I might have done some of my best work when I wasn’t working at all
Early 2019 my wonderful team at Hemnet started to break down.
Some colleagues moved on to other companies. Others were moved internally to support new initiatives. And suddenly I was the only developer left to build the search experience for properties in Sweden.
I spent the days recruiting and planning, evenings writing code. It was okay for a bit, but soon I felt burnt out. I started losing motivation, memory, and focus.
So I decided to take a break. Extended time away from work. A sabbatical.
I was fortunate to be able to take the second half of the year completely off.
We moved south to warmer climate and long walks along the beach. The first month was just a blur. But eventually the focus and inspiration slowly returned.
During sunny afternoons I finally had the undivided time to dive deep into different web frameworks that could help address the growing pain Hemnet experienced with Ruby on Rails.
I started cranking out experiments for my fake property portal Hemneo (a name similar to a competitor at the time) to answer the question: what would a property portal look like if it was built with current technology?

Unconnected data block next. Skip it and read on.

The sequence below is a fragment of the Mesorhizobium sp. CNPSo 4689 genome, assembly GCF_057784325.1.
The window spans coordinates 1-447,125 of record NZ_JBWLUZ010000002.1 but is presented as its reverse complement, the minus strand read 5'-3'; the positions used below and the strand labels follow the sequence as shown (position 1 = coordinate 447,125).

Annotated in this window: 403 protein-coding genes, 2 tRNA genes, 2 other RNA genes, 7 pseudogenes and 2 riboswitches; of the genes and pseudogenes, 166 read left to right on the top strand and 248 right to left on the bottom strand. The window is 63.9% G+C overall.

Back at Hemnet one of my prototypes was later used as the blueprint for a lightweight static maintenance site, to be used in case of emergencies. Other prototypes and experiments eventually led to a strategy for migrating Hemnet to Next.js, something I hear has just been completed.
Next to the pool I watched Theresa Torres’ videos on product discovery and how an Opportunity Solution Tree can be used to visualize the relationship between problems and solutions.
Back at Hemnet I got frustrated with the existing OKR process. I used my new skills to visualize what we actually wanted to achieve and how to get there. And that’s how we begun using OST in the daily work of our product team, which then influenced the rest of the company.
But the most important part was that I returned to work well rested and motivated again.
That was perfect timing. A few months later the pandemic hit, and the pace was turned up to 11 for everyone.
Don’t forget to take care of yourself.